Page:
Top Ten PD's 
Who Impacted Radio

From RADIO INK Magazine, 

In the fall of 1977, San Diego's KFMB-FM (B-100) made history as the first Contemporary Hit FM to reach No. 1 among total persons 12+. PD Bobby Rich recalls, "When we put that thing on the air, our idea was to keep the AM (targeted) 25+, and FM  12-24, and we wouldn't get in each other's  way." ("Later we realized a synergy in our combo could dominate. And it did")

After tremendous success with a screaming high-energy Top 40, Bobby then moved on to stations in New York, LA and Philadelphia, only to return in 1984 to face a new challenge: skewing the station a bit older, while retaining an uptempo, contemporary feel. 

That is when the concept of HOT AC was created.

"Musically, literally it was all the songs of the last 10 years that shared chart success on both AC and CHR", says Rich. "Presentation-wise, it was a grown-up Top 40 station. Lots of fun, great jocks, great promotions, but all with a good, natural presentation."

"Planned Spontaneity" on 94.9MIXfm
by Jill Michaels
NOTE: Bobby Rich left KMXZ Tucson in 2017 after 24 years as Program Director/Morning Show Host

"If They Only Had a Brain." "The Impossible Question." "Que Pasa?" Large, familiar care packages of Good, Clean Fun shipped out each weekday morning from the warehouse on Tucson radio station 94.9 MIXfm. 

Bobby Rich began stirring up the airwaves in early 1993. KKLD Cloud 95 later changed its call letters (presumably a coincidence) to KMXZ 94.9MIXfm. Brad Behan, Meteorologist Jimmy Stewart from KVOA-TV and "Big Al, Our Traffic Pal" rounded out the Good Morning Crew between 5:30 and 9 a.m. Later, Brad retired to his home studio in Colorado and Mrs. Grant and Greg Curtis were added to the show.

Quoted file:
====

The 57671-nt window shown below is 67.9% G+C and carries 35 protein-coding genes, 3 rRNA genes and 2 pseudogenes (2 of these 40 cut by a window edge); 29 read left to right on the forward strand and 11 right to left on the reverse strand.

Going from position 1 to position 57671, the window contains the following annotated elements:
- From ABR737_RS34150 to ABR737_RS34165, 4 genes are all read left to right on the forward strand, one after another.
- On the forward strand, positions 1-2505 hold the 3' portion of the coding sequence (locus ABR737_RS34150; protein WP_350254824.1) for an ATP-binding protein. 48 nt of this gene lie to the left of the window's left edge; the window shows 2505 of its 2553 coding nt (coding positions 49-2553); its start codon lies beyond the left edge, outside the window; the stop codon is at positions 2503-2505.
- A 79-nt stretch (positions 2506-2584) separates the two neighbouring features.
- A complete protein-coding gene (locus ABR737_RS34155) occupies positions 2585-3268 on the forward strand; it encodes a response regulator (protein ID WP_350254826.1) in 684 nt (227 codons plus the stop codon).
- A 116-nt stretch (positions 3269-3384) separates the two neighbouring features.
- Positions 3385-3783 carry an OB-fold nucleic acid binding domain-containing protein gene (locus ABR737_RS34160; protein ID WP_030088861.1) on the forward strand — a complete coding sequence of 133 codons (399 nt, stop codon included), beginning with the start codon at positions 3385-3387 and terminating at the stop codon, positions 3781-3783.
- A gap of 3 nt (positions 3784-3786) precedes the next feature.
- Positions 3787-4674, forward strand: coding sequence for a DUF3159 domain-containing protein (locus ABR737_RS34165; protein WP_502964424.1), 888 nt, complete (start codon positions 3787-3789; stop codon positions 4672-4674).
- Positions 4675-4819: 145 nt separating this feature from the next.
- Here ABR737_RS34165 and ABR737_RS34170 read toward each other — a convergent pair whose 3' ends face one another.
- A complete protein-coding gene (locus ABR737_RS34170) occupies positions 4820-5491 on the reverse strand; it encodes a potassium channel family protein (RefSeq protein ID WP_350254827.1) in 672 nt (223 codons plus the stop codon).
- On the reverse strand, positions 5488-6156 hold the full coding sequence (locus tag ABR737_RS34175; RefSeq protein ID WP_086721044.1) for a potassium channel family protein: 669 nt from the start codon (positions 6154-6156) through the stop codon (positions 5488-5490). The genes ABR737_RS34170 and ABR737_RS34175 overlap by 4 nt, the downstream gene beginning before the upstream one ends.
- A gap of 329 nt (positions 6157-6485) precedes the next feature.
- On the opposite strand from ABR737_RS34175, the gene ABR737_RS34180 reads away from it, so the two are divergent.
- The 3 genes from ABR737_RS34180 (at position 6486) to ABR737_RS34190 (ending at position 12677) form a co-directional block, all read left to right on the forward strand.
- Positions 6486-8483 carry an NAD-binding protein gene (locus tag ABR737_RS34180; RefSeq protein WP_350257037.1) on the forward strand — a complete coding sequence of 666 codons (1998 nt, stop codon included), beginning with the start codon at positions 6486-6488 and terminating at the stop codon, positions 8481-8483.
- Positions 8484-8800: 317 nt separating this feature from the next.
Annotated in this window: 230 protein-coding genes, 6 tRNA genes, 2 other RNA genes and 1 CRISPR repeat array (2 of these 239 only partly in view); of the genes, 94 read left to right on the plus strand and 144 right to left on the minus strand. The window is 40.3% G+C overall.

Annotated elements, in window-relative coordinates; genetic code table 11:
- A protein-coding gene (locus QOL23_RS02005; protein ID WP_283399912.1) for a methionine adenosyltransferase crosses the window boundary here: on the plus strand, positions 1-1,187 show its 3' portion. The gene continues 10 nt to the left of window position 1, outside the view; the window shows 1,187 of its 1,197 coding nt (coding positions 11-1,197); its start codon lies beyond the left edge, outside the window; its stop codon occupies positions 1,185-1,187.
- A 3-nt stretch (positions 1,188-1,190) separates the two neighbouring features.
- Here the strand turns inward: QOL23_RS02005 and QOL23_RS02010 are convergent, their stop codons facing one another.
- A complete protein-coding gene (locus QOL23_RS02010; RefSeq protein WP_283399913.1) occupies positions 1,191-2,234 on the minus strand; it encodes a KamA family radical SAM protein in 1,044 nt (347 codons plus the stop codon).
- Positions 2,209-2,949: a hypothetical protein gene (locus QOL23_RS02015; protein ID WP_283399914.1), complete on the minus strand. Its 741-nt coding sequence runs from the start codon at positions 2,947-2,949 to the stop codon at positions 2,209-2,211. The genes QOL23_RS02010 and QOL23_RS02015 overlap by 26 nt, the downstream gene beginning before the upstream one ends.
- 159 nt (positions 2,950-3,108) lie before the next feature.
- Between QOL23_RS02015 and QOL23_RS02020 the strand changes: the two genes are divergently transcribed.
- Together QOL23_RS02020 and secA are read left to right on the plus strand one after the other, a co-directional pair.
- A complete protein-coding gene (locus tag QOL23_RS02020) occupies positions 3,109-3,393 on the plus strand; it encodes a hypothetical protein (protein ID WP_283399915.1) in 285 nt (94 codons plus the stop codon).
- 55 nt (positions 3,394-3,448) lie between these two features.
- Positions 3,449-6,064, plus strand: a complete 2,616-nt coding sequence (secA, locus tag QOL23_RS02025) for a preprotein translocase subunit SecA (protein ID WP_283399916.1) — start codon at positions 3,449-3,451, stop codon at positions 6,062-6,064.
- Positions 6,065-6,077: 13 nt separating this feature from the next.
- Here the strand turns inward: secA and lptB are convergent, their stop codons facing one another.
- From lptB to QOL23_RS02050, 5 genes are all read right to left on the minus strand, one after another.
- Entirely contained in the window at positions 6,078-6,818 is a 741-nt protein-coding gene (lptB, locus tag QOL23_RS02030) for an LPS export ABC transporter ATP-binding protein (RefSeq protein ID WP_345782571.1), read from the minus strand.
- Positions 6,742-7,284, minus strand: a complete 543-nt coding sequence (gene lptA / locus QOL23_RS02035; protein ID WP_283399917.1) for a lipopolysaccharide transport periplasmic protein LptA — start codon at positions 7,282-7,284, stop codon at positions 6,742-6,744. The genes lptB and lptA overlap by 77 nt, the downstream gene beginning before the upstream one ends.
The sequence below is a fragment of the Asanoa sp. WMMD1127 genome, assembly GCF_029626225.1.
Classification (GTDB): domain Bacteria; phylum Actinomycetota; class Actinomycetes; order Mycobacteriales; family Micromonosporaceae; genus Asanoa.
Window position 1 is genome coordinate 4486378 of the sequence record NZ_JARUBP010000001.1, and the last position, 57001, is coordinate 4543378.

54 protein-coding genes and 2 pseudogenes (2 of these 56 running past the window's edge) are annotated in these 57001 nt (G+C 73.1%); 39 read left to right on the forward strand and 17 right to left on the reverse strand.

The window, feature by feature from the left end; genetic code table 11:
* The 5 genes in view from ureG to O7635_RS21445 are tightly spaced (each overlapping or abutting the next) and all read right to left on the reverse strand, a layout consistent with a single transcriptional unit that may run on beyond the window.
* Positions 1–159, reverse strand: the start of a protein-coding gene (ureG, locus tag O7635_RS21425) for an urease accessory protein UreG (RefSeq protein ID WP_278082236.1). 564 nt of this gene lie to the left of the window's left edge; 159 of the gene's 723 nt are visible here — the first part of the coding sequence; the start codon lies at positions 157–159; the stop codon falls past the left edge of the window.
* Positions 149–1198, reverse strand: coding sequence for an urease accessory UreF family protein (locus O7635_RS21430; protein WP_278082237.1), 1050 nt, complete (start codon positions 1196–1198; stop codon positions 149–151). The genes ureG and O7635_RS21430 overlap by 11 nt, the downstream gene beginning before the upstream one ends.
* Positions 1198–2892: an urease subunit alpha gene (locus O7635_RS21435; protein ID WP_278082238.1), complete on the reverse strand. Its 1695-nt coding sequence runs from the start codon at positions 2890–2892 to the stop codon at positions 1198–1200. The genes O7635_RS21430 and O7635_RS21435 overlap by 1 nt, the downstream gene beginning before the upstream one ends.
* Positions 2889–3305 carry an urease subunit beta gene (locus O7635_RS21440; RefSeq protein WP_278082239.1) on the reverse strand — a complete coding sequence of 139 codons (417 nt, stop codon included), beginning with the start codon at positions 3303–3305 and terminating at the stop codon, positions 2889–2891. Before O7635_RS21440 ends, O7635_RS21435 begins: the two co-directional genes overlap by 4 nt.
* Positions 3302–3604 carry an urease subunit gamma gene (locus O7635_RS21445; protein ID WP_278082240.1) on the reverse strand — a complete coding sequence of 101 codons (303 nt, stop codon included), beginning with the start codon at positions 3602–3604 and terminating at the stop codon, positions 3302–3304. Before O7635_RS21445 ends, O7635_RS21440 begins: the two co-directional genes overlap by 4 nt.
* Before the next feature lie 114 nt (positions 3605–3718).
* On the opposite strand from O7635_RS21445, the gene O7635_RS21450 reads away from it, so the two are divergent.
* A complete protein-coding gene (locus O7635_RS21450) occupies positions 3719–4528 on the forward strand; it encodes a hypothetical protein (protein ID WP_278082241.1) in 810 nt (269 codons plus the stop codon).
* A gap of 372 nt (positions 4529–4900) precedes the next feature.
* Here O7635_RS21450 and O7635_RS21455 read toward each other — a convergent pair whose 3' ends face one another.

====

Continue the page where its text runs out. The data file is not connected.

Even through the changes in personnel, why did the show always seem to click? In addition to the witty repartee and the tunes, listeners expect a news-traffic-and-weather "information package" delivered with their musuc and fun. "We really pride ourselves with that service," Bobby states. "Our listeners really count on knowing what's going on but also on hearing some of the fun and interesting things that we throw in there."

Bobby pegs the show's effervescent atmosphere: "Planned spontaneity. At least half of what we do is stuff that we haven't preplanned, and at least 75 percent of the stuff that we've planned never even gets on the air. We go with what we're thinking at that moment, especially when sometthing topical, local or one of our listeners calls us and leads us into comes up."

The goofiness, not surprisingly, continues off-air. Bobby (who enjoys pronouncing Peabo Bryson's first name) sings along with the radio. Several comedy influences indirectly shape the morning show. "I lean toward humor is clever, pseudo-intellectual, smart but goofy at the same time." 

Listeners can anticipate the same-old, strange-odd in the future. Bobby, speaking in his role as MIXfm's program director, asserts: "We do not need to, nor do we want to, change the show just for the sake of change. On the other hand, we feel compelled to keep the show fresh, and to find new elements that will continue to satisfy and grow our audience."

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Planned spontaneity. At least half of what we do is stuff that we haven't preplanned, and at least 75 percent of the stuff that we've planned never even gets on the air.
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"Radio was my
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Bobby Rich

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